BY: ISIS AMUSA
Marijuana breathalyzers will start to appear in 2020 after law enforcement raised concerns about the implications of legalizing marijuana on a national scale, according to The Philadelphia Inquirer.
While medical marijuana is now legal in over 33 U.S. states, law enforcement has been hesitant to voice their support for these recent policy changes. Prosecuting marijuana DUI's has become increasingly costly and time-consuming, according to The Philadelphia Inquirer.
Tests normally used for alcohol, like oral fluid, urine, and hair cannot distinguish between the "peak impairment window" of marijuana use, which is when marijuana has been smoked or ingested within the last three hours. With the rise of edibles and vape products, it is also much harder to prosecute based on smell and the subsequent search of vehicles.
Hound Labs, Inc., a northern California based technology company, has a solution to this problem.
"The fundamental challenge is that THC exists in breath in concentrations that are something like a billion times less than alcohol," Dr. Mike Lynn, Hound Labs CEO, told Digital Trends. "That means you need a breathalyzer that's literally a billion times more sensitive if you're going to use it for marijuana. It's like identifying 25 or 30 specific grains of sand on a beach that's well over a mile long. That's a pretty tough scientific [problem to solve]."
Watch @stephgosk at @TODAYshow, who a did a fantastic job describing the Hound marijuana breathalyzer, and more importantly, clearly explained why such a tool is needed to protect safety and fairness in our communities. Thanks for helping raise awareness. https://t.co/yt8boMbw5O— Hound Labs Inc. (@HoundLabsInc) October 11, 2019
Over the past five years, Hound Labs has been developing the world's first dual marijuana and alcohol breathalyzer, "The Hound." It is one of the few technologies capable of identifying when someone is driving under the influence of marijuana, according to a Hound Labs, Inc. press release.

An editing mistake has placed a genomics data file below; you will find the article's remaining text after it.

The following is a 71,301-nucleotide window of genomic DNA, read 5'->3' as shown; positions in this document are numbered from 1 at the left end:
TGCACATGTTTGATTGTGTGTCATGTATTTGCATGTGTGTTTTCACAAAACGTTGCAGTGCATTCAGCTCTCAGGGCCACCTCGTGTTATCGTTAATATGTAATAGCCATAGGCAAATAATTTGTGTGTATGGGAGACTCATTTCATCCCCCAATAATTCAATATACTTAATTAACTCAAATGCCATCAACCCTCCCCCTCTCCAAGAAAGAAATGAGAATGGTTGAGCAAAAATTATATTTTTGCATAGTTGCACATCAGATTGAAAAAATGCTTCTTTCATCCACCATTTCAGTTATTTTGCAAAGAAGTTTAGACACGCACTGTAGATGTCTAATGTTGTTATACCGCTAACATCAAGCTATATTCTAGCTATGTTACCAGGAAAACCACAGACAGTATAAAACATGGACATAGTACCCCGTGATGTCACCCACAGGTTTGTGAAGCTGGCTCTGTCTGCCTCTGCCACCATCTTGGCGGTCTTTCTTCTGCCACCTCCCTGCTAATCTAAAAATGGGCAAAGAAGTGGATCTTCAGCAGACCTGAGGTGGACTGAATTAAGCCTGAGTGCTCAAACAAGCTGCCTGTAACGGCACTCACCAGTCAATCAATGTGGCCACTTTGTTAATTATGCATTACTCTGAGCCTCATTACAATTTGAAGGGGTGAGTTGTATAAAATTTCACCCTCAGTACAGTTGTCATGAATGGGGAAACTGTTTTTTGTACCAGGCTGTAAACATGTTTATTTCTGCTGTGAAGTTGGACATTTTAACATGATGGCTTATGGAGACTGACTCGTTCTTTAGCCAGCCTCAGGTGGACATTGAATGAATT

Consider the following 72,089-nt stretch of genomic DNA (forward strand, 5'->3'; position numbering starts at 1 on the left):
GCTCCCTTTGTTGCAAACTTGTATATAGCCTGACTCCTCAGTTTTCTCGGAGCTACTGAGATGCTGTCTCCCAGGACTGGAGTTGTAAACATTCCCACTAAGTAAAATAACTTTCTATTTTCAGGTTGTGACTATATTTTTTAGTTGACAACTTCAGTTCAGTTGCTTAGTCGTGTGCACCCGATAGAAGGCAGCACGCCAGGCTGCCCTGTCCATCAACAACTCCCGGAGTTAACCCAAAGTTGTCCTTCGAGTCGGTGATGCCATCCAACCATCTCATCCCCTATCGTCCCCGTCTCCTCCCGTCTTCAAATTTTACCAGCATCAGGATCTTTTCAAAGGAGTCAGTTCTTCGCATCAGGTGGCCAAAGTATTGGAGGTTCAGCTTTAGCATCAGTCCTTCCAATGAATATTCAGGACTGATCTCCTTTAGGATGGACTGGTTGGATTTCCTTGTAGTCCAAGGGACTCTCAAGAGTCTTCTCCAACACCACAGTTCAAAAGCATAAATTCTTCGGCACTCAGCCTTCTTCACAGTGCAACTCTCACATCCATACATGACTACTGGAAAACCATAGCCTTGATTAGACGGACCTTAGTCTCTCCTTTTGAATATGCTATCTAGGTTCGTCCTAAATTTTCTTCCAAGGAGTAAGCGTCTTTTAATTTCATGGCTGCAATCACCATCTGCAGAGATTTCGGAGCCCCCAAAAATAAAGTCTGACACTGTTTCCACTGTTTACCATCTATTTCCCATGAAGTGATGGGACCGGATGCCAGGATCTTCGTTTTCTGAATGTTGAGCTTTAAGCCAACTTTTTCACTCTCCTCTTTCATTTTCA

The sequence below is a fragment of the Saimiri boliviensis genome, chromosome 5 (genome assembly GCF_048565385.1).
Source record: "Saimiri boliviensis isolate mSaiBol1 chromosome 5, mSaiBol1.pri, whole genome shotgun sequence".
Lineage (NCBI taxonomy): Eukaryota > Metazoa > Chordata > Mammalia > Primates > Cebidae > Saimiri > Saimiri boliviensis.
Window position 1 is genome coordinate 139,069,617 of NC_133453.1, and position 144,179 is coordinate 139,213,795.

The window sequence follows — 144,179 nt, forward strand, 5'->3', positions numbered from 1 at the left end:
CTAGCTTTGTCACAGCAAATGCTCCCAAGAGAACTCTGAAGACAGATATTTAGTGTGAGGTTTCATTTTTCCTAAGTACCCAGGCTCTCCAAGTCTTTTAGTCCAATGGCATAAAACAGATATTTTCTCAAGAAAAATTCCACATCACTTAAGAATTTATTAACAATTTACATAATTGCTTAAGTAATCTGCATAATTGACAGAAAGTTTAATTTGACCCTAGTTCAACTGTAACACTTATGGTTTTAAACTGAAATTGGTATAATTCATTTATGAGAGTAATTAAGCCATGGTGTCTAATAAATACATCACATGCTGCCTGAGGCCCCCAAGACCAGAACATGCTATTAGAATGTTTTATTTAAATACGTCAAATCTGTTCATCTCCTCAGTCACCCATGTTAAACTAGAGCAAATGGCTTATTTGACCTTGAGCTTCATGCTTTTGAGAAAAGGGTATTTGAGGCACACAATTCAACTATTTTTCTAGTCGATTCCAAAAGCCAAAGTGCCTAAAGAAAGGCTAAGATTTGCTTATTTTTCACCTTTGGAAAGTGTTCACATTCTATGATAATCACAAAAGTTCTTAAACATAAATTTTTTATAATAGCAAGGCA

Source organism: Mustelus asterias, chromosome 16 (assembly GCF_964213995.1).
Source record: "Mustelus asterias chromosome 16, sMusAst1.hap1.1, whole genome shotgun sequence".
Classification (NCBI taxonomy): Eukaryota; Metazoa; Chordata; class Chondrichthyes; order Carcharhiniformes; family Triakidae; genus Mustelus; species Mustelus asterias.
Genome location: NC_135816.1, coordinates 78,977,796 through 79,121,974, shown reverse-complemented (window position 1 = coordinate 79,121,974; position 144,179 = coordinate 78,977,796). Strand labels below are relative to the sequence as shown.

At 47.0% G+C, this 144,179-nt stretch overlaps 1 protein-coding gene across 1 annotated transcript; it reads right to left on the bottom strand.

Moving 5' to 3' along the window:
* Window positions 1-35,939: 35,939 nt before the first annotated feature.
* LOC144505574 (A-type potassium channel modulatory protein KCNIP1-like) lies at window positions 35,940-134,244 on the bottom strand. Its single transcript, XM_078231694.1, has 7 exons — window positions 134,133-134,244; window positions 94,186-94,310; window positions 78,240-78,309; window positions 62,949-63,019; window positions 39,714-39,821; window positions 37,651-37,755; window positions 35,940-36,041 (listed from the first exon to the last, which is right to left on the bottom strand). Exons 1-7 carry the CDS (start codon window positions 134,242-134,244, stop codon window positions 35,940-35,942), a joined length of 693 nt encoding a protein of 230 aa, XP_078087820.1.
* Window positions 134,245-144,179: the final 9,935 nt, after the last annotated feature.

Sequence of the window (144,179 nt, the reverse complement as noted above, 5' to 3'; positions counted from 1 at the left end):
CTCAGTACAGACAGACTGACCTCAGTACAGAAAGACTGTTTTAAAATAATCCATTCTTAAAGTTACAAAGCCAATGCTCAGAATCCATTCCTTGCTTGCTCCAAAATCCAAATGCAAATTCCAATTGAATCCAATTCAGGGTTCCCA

"It's a game-changer," senior fellow at The Brookings Institution, John Hudak said. "I've been saying for years it's only a matter of time before someone developed the technology and got the science right. That time apparently is now. And they're going to make a hell of a lot of money selling it to law enforcement agencies across the U.S. and Canada."
Hound Labs plans to retail their breathalyzers for $5,000 a unit, with an additional $20 for the onetime use cartridges per test. "The Hound" is marketed to law enforcement, employers and insurance companies, with estimations that this will establish a $10 billion annual market, as predicted by Lynn.
"With the publication of clinical study results validating breath as the new frontier for testing recent use of THC, investors can see the tremendous value that Hound Labs will bring to the market with its first-of-its-kind technology," Lynn said in the press release. "We are excited to usher in a new era of more meaningful and fair drug testing now that marijuana is both medically and recreationally available to so many people."
While the new technology makes law enforcement's prosecution of marijuana DUI's easier, Essence reporter Kirsten West Savali raises concerns surrounding the possible implications these breathalyzers will have on the Black community.
African-Americans are nearly four times as likely to be arrested for marijuana possession than their white counterparts without the assistance of breathalyzers, according to Essence.
Hound Labs will essentially be profiting off the expense of the African-American community and institutionalized anti-blackness, despite data to support the fact that African-Americans are not more likely than other groups to smoke or ingest marijuana, according to Savali.
Despite its benefits, Savali argues this could lead to a rise in racial profiling and racially discriminatory arrests starting in 2020.